is not recommended unless for very short periods. It should not be
undertaken by diabetic patients, especially if insulin is being taken. Nor
is it deemed advisable for expectant mothers. If there is any doubt about
fitness to fast, one should seek medical advice.
- PRACTICAL MEASURES: What other practical points should one bear
in mind during fasting?
A daily shower or bath with warm but not hot water.
Deep breathing, concentrating on exhaling as fully as possible.
Regular exercise (not too strenuous), except where there is great
- HOW TO BREAK THE FAST: What are the best foods to eat when
breaking a fast?
One could, if necessary, break a fast on almost any kind of food, but
obviously some foods are much more suitable than others. The two
determining factors are what the can digest and what will most suitably
and speedily build it up generally, at any given stage.
Almost all are agreed that a normal fast (i.e., on water only) of some
length is best broken with fruit or vegetable juices, if possible freshly
squeezed or extracted, rather than canned or bottled. Many affirm that
the citrus fruits are the best. This may well be the case in lands where
oranges and grapefruits are picked ripe. But where they are imported
the fruit is invariably picked unripe, and the juice can often be too
acidic for many stomachs. Apple, tomato or grape juice are possible
alternatives, or pure citrus juices canned from the sun-ripe fruit.
Start at first with a small quantity, say a half tumbler, diluted if
necessary and taken every two or three hours the first day. Increase
the quantity gradually, and then you will be ready to take the fruit itself.
Milk can be included at this point, especially in the form of yogurt,
which may be taken with the fruit and is highly beneficial.
Fresh salads (without dressing), homemade vegetables soups
(no fat), and cooked vegetables may then be included in the diet,
always starting with a little of everything new and building up gradually.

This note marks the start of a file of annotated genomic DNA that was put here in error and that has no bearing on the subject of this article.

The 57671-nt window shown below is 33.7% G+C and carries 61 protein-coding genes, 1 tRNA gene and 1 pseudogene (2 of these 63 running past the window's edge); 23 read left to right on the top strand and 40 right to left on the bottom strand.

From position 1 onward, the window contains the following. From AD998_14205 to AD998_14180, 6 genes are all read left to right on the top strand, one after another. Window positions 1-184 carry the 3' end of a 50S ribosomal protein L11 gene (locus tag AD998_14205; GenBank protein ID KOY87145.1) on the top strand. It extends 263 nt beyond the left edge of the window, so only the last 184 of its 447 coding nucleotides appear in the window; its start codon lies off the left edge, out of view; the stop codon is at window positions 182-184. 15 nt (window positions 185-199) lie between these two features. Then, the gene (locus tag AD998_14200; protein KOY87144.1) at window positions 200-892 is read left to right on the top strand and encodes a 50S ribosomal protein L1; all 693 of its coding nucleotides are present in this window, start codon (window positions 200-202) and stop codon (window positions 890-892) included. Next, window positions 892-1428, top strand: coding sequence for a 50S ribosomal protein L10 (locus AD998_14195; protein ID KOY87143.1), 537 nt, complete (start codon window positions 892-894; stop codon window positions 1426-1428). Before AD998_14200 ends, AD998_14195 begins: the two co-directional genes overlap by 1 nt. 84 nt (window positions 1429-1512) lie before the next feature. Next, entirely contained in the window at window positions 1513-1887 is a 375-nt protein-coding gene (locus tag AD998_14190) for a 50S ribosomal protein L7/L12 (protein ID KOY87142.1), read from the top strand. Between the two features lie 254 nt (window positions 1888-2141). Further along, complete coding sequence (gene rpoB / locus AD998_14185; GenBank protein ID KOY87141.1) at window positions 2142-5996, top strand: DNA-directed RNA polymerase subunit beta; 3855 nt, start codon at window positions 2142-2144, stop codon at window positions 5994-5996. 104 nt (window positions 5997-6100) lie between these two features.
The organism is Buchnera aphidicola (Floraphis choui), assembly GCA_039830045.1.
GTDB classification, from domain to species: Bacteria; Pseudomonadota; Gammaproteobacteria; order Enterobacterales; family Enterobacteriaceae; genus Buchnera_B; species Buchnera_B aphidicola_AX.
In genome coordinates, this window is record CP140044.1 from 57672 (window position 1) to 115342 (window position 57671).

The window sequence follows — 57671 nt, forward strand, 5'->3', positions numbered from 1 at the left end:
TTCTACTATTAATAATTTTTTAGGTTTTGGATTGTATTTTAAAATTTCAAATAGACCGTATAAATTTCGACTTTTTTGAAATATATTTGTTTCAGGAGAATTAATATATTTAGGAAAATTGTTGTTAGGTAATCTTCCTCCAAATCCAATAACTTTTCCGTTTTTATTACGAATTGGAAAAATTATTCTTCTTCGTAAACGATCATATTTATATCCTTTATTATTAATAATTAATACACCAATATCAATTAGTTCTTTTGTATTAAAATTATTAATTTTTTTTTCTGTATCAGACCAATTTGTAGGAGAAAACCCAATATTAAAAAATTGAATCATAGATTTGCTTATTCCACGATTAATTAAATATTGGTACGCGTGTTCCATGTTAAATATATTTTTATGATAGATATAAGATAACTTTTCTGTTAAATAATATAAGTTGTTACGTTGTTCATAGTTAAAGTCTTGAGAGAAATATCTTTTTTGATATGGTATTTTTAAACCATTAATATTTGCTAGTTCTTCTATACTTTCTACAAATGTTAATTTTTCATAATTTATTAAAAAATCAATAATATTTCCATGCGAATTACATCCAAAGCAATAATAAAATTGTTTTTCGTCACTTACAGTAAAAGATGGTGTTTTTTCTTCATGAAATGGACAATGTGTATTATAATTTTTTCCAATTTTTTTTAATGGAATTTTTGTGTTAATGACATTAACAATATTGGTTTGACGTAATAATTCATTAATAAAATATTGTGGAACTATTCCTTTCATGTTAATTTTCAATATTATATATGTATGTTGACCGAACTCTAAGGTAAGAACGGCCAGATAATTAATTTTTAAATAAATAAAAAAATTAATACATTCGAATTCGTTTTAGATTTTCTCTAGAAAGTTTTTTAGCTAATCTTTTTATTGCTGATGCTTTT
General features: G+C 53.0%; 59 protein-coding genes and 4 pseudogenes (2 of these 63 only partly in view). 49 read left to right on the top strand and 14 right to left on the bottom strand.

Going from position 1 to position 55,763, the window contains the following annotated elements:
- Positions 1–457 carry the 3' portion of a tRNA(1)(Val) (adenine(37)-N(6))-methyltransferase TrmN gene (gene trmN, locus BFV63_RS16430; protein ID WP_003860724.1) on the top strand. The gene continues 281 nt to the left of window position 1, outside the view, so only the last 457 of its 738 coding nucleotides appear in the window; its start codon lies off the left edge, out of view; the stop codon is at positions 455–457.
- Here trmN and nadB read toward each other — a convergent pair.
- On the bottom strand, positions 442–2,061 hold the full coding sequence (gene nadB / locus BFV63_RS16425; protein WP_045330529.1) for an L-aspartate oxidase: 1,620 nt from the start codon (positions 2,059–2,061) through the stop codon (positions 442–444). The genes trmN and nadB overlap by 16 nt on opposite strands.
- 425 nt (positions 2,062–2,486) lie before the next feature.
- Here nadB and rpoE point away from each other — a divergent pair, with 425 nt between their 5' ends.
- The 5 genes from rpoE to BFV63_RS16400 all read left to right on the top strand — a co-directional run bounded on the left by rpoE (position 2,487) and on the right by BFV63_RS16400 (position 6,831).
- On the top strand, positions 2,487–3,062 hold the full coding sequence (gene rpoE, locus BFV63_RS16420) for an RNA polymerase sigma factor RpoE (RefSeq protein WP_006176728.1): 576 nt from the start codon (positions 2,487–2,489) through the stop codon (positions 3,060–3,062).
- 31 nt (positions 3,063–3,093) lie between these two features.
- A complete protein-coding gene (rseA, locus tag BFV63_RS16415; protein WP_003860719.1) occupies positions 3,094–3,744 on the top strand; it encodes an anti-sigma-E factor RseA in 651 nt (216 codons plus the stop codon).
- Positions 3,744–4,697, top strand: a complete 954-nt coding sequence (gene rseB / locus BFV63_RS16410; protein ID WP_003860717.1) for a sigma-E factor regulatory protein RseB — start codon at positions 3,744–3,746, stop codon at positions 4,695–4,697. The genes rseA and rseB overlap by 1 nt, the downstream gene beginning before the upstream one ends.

A little crisp bread or toasted whole-meal bread with a scraping of
butter may next be eaten with the meals, but cakes, pastries and cookies
should be avoided. Protein is best introduced first in the form of cheese,
eggs or nuts, with fish and meat last of all. Just how quickly you increase
your diet in variety and quantity depends on the length of your fast and
how you find the body succeeds in coping.
It is of the utmost importance that the food be eaten slowly, and so
chewed that it is reduced to liquid before swallowing. At the first sensation
of fullness in the stomach you should stop, even if you haven’t completed
your portion. Discomfort following a meal should be regarded as a signal to
ease off and, if necessary, miss the next meal. This is where self-discipline
It is important to rest as much as possible during this period so as to let
the body concentrate on this business of digestion and assimilation. Resist
the temptation to become active too soon.
Finally, remember these Golden Rules:
- Watch your quantities.
- Eat slowly and chew well.
- Stop at the first warning sign.
- Rest as much as possible.
- Don’t try to do too much too soon.
*Source- God’s Chosen Fast … A Spiritual and Practical Guide to Fasting
Arthur Wallis. Christian Literature Crusade, Fort Washington, PA 19034